wherein the peritoneal dialysis fluid whose osmotic pressure is relatively higher is infused last in the step of repeatedly performing fluid infusion and fluid drain of a predetermined amount of peritoneal dialysis fluid in alternation for peritoneal dialysis fluids having different osmotic pressures.
8. The method for testing peritoneal function according to claim 1,
wherein the peritoneal dialysis fluid whose osmotic pressure is relatively higher is infused first in the step of repeatedly performing fluid infusion and fluid drain of a predetermined amount of peritoneal dialysis fluid in alternation for peritoneal dialysis fluids having different osmotic pressures.
Description
TECHNICAL FIELD

The present invention relates to a method for testing peritoneal dialysis function and water removal function, so as to evaluate efficiently and accurately the current state of the peritoneal function in patients with chronic renal failure, in order to perform a peritoneal dialysis that is optimal for the condition of that patient.

BACKGROUND ART

One of the most important issues in conventional medical treatment of peritoneal dialysis has been how to correctly determine the peritoneal dialysis state and the peritoneal permeability of peritoneal dialysis patients so as to evaluate the peritoneal function and determine the optimum dialysis conditions. For example, with Continuous Ambulatory Peritoneal Dialysis (CAPD), which is a so-called chronic peritoneal dialysis treatment that was proposed in the 1970s, approximately two liters of peritoneal dialysis fluid is retained within the abdominal cavity for five to six hours, and is exchanged from four to six times daily. Also, to maintain constancy within the patient's body, the dialysis function and water removal function (hereinafter, collectively referred to as “peritoneal function”) of the patient's peritoneum is evaluated, and the most suitable dialysis fluid exchange schedule (hereinafter, referred to as “dose”) based on that evaluation is set.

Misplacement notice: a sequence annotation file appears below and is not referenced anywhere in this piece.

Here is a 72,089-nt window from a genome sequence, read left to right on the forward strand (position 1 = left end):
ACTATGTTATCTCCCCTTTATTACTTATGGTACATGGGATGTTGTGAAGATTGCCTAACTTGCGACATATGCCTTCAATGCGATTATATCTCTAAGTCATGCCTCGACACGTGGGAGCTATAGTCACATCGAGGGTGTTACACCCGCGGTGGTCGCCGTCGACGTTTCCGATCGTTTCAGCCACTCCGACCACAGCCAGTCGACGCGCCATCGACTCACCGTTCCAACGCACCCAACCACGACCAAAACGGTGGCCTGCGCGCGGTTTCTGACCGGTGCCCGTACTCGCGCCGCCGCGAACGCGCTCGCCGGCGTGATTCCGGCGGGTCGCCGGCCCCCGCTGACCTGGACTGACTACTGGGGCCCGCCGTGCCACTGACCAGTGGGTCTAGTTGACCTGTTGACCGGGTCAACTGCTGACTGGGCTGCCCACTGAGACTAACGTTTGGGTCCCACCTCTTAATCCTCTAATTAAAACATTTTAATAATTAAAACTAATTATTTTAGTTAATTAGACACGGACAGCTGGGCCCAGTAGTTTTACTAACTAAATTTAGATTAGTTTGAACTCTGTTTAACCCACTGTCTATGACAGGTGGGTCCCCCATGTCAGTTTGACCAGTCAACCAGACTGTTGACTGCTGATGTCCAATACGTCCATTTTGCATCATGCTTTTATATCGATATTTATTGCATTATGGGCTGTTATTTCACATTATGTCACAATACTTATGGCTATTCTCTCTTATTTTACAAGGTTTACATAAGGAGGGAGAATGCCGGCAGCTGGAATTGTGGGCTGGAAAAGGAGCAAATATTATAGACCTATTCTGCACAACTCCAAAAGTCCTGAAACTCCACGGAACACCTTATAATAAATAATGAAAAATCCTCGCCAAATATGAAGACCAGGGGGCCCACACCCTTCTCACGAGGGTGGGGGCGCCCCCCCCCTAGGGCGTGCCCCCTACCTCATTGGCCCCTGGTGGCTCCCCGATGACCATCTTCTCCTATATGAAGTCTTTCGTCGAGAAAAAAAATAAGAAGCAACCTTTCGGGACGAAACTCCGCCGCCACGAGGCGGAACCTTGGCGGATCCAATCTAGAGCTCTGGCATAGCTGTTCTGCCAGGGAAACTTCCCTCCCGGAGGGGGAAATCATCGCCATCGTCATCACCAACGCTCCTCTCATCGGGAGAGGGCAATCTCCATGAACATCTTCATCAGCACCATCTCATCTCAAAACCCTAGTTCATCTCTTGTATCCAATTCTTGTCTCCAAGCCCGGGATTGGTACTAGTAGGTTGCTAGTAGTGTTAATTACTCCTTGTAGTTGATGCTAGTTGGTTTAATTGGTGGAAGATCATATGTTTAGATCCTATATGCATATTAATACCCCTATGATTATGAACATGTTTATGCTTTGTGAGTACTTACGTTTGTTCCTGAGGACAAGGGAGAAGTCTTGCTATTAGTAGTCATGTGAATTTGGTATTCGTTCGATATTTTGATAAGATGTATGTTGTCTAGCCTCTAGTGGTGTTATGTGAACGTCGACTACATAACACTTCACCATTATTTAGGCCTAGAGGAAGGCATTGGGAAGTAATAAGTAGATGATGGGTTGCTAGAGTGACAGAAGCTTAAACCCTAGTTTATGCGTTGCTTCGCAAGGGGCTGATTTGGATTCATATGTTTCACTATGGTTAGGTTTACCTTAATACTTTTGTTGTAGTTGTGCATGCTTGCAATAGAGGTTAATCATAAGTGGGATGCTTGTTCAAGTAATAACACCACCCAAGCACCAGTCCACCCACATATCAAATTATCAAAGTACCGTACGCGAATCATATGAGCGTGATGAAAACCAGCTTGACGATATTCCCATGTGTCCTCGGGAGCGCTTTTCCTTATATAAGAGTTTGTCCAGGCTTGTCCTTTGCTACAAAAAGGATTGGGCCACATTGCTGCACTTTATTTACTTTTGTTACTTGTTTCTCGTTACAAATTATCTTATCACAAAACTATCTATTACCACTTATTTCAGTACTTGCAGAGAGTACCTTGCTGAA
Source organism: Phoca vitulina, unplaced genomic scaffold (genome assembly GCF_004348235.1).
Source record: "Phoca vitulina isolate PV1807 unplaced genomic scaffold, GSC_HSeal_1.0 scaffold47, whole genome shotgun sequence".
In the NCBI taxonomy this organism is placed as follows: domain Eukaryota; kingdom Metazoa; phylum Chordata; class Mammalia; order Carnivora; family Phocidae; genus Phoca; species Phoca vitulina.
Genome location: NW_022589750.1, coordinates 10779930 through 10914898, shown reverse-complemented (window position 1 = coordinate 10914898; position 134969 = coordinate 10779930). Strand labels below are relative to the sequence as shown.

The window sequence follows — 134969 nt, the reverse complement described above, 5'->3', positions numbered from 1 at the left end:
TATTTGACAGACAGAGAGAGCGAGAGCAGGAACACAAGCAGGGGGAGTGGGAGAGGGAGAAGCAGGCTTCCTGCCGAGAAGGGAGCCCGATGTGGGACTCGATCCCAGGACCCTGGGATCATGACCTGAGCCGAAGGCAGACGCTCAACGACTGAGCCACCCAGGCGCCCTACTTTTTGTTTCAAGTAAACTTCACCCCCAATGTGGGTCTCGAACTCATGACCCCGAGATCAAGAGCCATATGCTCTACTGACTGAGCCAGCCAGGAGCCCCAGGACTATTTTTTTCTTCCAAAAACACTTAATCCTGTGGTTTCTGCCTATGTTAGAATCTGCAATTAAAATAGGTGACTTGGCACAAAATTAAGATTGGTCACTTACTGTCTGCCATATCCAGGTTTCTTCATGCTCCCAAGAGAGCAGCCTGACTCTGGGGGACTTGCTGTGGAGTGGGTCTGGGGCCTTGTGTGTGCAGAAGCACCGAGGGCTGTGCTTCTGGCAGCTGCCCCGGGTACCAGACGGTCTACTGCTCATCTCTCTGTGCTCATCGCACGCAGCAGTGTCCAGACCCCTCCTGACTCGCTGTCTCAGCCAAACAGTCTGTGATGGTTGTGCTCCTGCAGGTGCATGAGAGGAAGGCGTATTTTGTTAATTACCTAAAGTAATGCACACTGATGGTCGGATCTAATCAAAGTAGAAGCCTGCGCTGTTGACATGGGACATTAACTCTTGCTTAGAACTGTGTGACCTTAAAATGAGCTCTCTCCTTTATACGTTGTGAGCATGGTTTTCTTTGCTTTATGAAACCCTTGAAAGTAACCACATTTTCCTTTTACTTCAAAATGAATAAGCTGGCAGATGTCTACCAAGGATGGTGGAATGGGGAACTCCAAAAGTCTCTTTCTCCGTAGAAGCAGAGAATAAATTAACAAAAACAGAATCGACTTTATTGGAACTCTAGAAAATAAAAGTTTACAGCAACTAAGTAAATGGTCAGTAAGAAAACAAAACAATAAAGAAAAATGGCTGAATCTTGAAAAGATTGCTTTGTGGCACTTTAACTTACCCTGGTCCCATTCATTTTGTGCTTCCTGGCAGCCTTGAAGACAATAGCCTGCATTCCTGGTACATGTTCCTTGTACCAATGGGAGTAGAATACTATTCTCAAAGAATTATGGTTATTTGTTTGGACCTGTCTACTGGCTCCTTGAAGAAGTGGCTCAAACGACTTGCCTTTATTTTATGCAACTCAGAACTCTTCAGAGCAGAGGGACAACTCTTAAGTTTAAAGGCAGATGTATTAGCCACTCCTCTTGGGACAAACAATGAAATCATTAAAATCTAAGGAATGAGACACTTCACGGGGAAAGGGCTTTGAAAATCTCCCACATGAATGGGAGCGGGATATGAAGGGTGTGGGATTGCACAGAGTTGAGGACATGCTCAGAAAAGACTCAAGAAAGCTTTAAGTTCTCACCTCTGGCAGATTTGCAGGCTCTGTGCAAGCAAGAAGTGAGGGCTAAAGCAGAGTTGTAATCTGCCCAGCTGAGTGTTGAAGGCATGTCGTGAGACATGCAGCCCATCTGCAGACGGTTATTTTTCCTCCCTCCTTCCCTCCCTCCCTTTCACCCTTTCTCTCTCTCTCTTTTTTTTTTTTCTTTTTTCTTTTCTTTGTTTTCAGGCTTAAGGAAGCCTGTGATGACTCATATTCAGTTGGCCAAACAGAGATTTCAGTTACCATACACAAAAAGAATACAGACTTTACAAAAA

However, during the 1970s, which is when CAPD was proposed, very little was known of the characteristics of peritoneal function and the change over time in peritoneal function over the course of peritoneal dialysis, and thus there was no established testing method for appropriately evaluating peritoneal function, and the dose was set based on physician experience and judgment.

By the 1980s, as the number of clinical cases increased, it became clear that peritoneal function differed for each patient, and methods for testing peritoneal function involving qualitative evaluation of dialysis function and water removal function were proposed. Peritoneal Equilibrium Test (hereinafter, also referred to as “PET”) is one of the most frequently used qualitative evaluation methods. With PET, peritoneal function is divided into four categories, these being good, moderately good, moderately poor, and poor, and a general dose pattern that is considered appropriate is proposed for each category.

By the 1990s, it was shown that there are limitations to the patients for which qualitative evaluation methods may be adopted, and quantitative evaluation methods that take patient body type into account were proposed. The quantitative evaluation method uses creatinine clearance, which is one index for the dialysis amount of chronic peritoneal dialysis patients, urea Kt/V, and statistical results on survival rates, as criteria. The dose that satisfies the quantitative criteria of these two parameters with respect to survival rate is judged to be the optimum dosage. By using the above qualitative evaluation method and this quantitative evaluation in tandem, it became possible to determine the optimum dose pattern and dose.

The use of these two evaluation methods in tandem, however, at most results in only an evaluation of the suitability of a dose at various points. Consequently, the setting of the dose was performed by trial and error, and there was the problem that the physician had only his experience to rely on when setting a dose.

Accordingly, a computer simulation that builds a mathematical model of chronic peritoneal dialysis methods and proposes the most suitable dose based on analysis of the speed at which the peritoneum moves substances was proposed. Using computer simulation made it possible to propose a dose suited for the peritoneal function of the patient by adopting both the dose pattern proposed by qualitative evaluation and the criteria indicated by quantitative evaluation.